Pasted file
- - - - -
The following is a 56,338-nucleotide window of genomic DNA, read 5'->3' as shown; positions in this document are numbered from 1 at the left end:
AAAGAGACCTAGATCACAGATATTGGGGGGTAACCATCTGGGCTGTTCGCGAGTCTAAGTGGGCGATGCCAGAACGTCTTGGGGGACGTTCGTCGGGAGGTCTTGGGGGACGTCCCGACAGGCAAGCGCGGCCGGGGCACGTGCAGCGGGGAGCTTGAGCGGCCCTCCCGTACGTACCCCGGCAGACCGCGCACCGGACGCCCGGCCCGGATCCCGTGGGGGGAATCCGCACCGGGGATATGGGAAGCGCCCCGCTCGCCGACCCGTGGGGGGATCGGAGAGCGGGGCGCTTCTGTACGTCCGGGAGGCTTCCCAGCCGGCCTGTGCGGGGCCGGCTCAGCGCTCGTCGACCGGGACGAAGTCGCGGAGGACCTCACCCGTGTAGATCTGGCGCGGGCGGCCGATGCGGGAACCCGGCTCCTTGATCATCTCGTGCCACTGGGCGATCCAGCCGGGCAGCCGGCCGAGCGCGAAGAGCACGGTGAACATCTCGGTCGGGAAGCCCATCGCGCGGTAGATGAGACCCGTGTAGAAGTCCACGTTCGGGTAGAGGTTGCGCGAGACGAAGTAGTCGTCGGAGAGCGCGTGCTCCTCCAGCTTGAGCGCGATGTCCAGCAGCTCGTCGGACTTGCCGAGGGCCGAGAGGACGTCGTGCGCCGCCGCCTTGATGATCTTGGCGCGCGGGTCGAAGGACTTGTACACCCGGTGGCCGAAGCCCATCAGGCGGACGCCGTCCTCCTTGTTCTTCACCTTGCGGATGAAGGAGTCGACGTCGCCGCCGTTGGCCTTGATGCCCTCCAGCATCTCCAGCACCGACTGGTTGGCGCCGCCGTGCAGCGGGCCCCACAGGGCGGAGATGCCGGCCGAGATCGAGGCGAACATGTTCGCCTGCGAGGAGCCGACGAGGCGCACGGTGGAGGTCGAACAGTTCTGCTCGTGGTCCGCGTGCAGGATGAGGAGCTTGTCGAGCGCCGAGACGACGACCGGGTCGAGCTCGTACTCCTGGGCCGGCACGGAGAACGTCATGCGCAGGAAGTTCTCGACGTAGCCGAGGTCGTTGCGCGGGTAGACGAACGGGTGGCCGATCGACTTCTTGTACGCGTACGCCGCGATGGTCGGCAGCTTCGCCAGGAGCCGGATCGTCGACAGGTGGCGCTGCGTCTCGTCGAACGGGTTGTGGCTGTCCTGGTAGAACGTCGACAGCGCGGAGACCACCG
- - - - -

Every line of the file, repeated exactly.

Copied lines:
The following is a 56,338-nucleotide window of genomic DNA, read 5'->3' as shown; positions in this document are numbered from 1 at the left end:
AAAGAGACCTAGATCACAGATATTGGGGGGTAACCATCTGGGCTGTTCGCGAGTCTAAGTGGGCGATGCCAGAACGTCTTGGGGGACGTTCGTCGGGAGGTCTTGGGGGACGTCCCGACAGGCAAGCGCGGCCGGGGCACGTGCAGCGGGGAGCTTGAGCGGCCCTCCCGTACGTACCCCGGCAGACCGCGCACCGGACGCCCGGCCCGGATCCCGTGGGGGGAATCCGCACCGGGGATATGGGAAGCGCCCCGCTCGCCGACCCGTGGGGGGATCGGAGAGCGGGGCGCTTCTGTACGTCCGGGAGGCTTCCCAGCCGGCCTGTGCGGGGCCGGCTCAGCGCTCGTCGACCGGGACGAAGTCGCGGAGGACCTCACCCGTGTAGATCTGGCGCGGGCGGCCGATGCGGGAACCCGGCTCCTTGATCATCTCGTGCCACTGGGCGATCCAGCCGGGCAGCCGGCCGAGCGCGAAGAGCACGGTGAACATCTCGGTCGGGAAGCCCATCGCGCGGTAGATGAGACCCGTGTAGAAGTCCACGTTCGGGTAGAGGTTGCGCGAGACGAAGTAGTCGTCGGAGAGCGCGTGCTCCTCCAGCTTGAGCGCGATGTCCAGCAGCTCGTCGGACTTGCCGAGGGCCGAGAGGACGTCGTGCGCCGCCGCCTTGATGATCTTGGCGCGCGGGTCGAAGGACTTGTACACCCGGTGGCCGAAGCCCATCAGGCGGACGCCGTCCTCCTTGTTCTTCACCTTGCGGATGAAGGAGTCGACGTCGCCGCCGTTGGCCTTGATGCCCTCCAGCATCTCCAGCACCGACTGGTTGGCGCCGCCGTGCAGCGGGCCCCACAGGGCGGAGATGCCGGCCGAGATCGAGGCGAACATGTTCGCCTGCGAGGAGCCGACGAGGCGCACGGTGGAGGTCGAACAGTTCTGCTCGTGGTCCGCGTGCAGGATGAGGAGCTTGTCGAGCGCCGAGACGACGACCGGGTCGAGCTCGTACTCCTGGGCCGGCACGGAGAACGTCATGCGCAGGAAGTTCTCGACGTAGCCGAGGTCGTTGCGCGGGTAGACGAACGGGTGGCCGATCGACTTCTTGTACGCGTACGCCGCGATGGTCGGCAGCTTCGCCAGGAGCCGGATCGTCGACAGGTGGCGCTGCGTCTCGTCGAACGGGTTGTGGCTGTCCTGGTAGAACGTCGACAGCGCGGAGACCACCG